The Undeniable Ruth Rotating Header Image

BarBri

Positive Thoughts for Bar Exam Domination

During my first week of studying for the California Bar Exam with Barbri, I went to a valuable seminar called The Zen of Passing the Bar Exam taught by Chad Noreuil.

Reminder: Rob-tastic and I teamed up with Barbri to document and share our stories from studying for the July 2017 California Bar Exam. Back to the story . . .

Noreuil’s pretty awesome. He’s a Barbri instructor (Criminal Law and Procedure), and he teaches legal writing at Arizona State University. I had the privilege of taking his class my 1L year.

I should have asked Noreuil to take a selfie with me.

Lessons from The Zen of Passing the Bar Exam
Since Noreuil wrote the book, The Zen of Passing the Bar Exam, I figured this seminar would be a good way to prime my brain for the marathon of bar studying – and it was! He shared three lists of top ten tips: for bar exam essays, for the MBE (multiple choice), and for the MPT (performance test). While this information is useful, the best advice I got at this seminar came from his reminders about how humans get their energy. We can get energy from four sources:

  1. Diet – food is fuel.
  2. Exercise – simple walking or stretching makes a difference.
  3. Sleep.
  4. Thoughts – even if you have bad diet, exercise habits, and sleep, your thoughts can carry you through challenges.

One of the biggest challenges I have during bar prep is managing stress. Noreuil reminded us that it takes discipline to keep out negative thoughts. Whenever I start feeling stressed about studying, I force myself to take a deep breath, sit up tall and confidently think, “I’m going to kick this bar’s ass.” I’m also trying to avoid negative energy – including listening to the news too much and sad or degrading music. Happy ’80’s dance music is my friend right now.

Setting up the coffee at Castle Carter before bed.

Decreasing Caffeine
You might think I’d be increasing my caffeine these days, but here’s another take-away I got from this seminar: caffeine has a six-hour half-life, and if you have more than 15mg of caffeine in your system, it can prevent deep REM sleep. I immediately started crunching the numbers on my coffee habit. I usually drink two or three cups (200-300mg) a day. (I also have a history with insomnia.)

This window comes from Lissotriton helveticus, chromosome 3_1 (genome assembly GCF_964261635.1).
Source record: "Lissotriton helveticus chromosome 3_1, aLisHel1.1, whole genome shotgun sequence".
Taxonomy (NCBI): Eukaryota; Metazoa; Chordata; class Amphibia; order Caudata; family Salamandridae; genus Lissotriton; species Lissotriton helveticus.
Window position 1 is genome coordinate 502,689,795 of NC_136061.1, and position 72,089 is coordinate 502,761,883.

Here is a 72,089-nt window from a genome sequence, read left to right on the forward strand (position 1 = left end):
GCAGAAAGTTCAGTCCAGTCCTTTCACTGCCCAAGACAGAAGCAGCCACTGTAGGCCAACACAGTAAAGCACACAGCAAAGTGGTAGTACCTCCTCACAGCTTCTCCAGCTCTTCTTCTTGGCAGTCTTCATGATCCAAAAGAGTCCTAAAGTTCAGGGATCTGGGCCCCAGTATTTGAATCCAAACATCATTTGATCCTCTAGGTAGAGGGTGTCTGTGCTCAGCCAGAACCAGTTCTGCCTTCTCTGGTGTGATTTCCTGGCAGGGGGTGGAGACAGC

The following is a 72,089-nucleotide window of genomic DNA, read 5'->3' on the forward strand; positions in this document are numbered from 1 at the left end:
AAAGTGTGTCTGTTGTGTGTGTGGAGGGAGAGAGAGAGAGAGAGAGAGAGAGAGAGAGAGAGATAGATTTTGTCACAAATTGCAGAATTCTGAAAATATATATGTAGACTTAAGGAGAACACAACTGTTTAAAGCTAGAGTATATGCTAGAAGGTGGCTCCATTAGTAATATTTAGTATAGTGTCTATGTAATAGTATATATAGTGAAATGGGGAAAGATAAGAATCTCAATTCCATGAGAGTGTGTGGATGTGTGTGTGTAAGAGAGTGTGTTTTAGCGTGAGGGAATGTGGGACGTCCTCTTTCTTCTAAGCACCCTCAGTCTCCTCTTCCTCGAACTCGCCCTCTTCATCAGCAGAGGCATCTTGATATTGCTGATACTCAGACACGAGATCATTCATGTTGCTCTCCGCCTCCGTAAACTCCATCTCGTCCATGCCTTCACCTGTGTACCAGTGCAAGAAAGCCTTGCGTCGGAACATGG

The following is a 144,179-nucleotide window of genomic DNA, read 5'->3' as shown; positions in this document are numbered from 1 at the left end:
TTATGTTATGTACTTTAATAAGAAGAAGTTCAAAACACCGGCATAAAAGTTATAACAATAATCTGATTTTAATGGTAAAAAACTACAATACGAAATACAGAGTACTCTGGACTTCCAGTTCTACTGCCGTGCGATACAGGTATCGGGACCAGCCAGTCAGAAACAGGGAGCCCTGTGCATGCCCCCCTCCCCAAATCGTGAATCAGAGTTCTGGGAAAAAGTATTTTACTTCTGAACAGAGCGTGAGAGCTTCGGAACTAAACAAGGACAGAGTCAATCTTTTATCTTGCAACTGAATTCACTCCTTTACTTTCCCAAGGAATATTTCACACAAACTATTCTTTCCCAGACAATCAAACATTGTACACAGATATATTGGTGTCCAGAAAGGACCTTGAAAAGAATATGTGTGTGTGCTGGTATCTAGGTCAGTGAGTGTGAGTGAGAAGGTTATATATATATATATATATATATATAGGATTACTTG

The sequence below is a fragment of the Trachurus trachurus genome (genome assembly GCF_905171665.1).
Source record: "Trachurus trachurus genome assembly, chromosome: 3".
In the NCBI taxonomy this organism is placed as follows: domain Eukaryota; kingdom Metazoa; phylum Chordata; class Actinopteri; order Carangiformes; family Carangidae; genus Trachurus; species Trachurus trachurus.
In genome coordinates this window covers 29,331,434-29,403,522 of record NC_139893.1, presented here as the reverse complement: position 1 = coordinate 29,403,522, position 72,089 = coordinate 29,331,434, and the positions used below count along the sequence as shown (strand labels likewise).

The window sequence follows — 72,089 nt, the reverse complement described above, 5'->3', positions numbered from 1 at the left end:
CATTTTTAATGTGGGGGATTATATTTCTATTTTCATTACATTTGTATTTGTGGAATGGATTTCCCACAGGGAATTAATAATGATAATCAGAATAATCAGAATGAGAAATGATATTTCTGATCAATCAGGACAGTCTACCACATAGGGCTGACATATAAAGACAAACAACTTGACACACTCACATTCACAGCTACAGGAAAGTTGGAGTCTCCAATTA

Let’s do the math: If I drink 250mg of caffeine by 6am, I’ll have 125mg in my system at noon, 63mg at 6pm, and 32mg at midnight. My levels won’t drop low enough to achieve deep REM sleep until the next morning when I’m up again and already re-caffeinating.

After this seminar, I completely changed my caffeine intake. Each morning, I pour myself 8oz of coffee (using a measuring cup), add 6oz of cashew milk, and a spoonful of sugar. Since making this change, it’s been easier to fall asleep, stay asleep most of the night, and I don’t have any more problems than usual feeling alert during the day.

Where’s Rob?
No, that this Rob, our Rob. As far as I know, Rob-tastic is at the INTA conference in Barcelona. I sent him a note asking how things were going and I didn’t hear back – but I know he has a full schedule there, and he’s allegedly been in contact with some of our co-workers about client cases. If he doesn’t resurface in Budapest next week, then I’ll worry.

Getting Ahead on Barbri Studying